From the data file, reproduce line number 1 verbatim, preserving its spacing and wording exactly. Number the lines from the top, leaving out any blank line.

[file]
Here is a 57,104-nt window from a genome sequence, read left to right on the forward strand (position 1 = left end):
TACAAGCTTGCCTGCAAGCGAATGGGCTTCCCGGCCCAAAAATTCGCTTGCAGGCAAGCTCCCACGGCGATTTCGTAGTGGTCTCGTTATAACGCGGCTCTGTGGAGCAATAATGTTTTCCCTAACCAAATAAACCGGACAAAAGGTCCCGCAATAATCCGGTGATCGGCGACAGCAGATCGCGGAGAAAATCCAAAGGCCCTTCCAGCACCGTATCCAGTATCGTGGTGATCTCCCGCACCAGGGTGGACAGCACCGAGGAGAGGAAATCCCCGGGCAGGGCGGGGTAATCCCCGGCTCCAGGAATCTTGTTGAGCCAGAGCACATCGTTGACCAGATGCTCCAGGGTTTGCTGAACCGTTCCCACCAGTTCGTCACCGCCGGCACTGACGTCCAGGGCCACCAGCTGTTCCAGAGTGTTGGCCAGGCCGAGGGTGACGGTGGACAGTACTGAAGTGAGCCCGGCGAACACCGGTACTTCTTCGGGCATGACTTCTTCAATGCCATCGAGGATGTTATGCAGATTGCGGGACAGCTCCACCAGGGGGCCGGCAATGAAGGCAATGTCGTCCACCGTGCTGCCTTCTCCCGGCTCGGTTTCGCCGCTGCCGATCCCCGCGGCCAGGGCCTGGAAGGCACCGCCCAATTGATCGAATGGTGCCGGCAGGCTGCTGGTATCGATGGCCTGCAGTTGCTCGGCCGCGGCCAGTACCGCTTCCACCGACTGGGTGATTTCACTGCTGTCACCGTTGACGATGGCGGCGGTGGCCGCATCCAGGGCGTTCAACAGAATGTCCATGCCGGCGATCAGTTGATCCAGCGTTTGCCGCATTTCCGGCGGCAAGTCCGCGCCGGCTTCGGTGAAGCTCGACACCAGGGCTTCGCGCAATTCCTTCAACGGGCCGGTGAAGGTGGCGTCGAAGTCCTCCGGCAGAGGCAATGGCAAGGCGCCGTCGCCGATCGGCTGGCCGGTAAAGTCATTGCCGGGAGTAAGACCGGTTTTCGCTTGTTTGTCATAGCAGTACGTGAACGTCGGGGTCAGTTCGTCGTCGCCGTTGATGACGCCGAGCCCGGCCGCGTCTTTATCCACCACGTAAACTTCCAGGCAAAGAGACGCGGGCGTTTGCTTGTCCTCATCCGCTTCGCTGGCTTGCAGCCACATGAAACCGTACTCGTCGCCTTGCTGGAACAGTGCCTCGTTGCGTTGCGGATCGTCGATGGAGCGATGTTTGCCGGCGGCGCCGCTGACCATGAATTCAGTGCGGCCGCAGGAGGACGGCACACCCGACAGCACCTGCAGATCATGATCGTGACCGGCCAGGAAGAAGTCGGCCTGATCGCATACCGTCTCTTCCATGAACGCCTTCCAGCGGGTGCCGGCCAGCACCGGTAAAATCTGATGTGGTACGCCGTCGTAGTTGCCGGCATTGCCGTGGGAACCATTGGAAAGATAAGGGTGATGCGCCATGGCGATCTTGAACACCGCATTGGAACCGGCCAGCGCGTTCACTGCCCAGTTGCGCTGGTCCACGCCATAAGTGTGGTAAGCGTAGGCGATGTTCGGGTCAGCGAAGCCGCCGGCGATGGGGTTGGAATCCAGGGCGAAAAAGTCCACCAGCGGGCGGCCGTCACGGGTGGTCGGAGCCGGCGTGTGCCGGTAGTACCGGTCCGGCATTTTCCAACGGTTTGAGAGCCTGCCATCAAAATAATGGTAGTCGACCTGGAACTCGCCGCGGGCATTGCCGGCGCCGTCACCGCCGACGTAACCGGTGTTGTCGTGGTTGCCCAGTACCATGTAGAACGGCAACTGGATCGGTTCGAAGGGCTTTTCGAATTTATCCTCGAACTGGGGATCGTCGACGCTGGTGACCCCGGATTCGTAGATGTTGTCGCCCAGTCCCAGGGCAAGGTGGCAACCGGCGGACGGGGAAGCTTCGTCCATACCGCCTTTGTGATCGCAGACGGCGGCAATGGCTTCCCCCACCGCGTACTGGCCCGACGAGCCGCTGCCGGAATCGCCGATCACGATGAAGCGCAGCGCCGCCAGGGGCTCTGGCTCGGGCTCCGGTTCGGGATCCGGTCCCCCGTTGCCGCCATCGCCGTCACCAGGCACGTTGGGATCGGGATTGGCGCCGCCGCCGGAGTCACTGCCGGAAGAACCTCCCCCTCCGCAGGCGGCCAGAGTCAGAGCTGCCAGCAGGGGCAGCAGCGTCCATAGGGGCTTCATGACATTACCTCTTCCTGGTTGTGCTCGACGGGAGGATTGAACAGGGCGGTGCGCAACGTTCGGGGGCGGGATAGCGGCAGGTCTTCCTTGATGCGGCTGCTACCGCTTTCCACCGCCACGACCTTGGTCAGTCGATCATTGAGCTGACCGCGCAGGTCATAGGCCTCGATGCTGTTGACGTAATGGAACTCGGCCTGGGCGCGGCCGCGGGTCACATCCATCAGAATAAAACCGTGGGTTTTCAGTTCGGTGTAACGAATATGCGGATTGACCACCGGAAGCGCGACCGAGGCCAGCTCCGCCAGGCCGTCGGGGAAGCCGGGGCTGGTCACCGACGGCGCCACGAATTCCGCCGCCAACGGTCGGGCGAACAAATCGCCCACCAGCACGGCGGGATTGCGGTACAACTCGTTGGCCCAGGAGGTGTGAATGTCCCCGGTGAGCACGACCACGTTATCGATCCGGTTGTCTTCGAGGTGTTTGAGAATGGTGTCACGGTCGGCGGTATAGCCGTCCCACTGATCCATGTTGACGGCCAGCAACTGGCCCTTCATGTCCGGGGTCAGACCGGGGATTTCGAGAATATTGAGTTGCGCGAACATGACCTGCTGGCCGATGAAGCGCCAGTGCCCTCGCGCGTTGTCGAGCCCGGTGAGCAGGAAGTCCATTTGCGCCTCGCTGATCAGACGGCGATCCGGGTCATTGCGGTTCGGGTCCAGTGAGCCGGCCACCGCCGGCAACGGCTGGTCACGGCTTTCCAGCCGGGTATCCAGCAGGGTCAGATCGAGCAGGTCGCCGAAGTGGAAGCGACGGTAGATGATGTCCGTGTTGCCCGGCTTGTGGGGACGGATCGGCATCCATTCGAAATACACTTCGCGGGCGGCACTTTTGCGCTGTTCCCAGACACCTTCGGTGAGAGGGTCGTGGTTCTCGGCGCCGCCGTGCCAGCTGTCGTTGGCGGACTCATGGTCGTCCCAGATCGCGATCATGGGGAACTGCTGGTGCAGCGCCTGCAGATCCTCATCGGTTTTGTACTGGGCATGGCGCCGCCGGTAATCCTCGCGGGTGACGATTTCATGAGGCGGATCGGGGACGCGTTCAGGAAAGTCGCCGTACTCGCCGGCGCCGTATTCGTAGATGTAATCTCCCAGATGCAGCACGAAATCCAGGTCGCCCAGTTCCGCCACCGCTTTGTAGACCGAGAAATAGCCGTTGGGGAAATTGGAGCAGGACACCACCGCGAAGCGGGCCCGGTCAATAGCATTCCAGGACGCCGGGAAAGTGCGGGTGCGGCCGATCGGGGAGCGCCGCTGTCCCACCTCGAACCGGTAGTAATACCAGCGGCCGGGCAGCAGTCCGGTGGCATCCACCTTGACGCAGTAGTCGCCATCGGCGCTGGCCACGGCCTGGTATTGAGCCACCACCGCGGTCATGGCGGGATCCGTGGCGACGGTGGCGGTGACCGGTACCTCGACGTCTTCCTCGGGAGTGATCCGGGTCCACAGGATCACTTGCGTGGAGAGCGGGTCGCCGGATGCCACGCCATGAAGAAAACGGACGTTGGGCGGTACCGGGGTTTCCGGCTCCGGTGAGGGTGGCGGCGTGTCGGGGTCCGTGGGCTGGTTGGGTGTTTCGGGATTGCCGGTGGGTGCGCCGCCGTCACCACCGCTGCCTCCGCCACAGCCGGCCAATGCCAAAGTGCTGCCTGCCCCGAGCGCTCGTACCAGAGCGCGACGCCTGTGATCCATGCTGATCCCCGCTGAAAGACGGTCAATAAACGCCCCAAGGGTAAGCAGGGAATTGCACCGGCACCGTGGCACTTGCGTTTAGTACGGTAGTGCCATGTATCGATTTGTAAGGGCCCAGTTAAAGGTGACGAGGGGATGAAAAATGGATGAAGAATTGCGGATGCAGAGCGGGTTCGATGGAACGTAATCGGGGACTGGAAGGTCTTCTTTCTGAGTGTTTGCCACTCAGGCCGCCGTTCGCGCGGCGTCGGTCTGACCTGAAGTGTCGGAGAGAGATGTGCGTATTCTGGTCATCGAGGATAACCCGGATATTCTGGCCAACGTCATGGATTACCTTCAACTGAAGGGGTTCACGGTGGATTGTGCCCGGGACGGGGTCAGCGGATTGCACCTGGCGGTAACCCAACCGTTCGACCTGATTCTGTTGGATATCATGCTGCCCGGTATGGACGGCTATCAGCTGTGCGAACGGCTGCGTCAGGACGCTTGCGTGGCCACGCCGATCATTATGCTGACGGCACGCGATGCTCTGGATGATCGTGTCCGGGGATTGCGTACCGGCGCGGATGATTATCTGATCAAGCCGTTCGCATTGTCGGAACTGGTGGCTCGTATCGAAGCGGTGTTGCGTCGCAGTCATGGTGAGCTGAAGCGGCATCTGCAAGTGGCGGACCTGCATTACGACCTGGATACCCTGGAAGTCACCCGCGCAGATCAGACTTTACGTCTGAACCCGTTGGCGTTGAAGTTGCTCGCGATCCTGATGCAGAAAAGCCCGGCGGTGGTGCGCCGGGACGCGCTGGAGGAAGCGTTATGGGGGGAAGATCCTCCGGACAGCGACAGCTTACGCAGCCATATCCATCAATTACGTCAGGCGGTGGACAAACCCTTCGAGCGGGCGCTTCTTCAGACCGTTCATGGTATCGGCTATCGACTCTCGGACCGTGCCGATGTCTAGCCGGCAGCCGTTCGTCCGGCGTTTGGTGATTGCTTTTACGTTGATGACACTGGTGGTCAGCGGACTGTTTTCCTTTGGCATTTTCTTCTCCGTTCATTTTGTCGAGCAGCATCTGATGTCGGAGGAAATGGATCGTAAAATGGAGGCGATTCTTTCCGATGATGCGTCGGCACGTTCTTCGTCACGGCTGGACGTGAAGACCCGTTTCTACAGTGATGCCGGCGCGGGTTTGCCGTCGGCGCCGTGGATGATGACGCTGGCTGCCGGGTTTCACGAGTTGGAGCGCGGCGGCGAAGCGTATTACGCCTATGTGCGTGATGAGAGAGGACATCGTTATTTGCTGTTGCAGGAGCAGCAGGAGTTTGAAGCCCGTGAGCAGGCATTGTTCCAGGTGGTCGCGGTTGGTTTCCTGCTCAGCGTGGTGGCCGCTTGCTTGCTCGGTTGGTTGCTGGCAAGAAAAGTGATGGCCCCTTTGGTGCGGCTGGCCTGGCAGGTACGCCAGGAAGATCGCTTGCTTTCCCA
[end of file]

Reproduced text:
Here is a 57,104-nt window from a genome sequence, read left to right on the forward strand (position 1 = left end):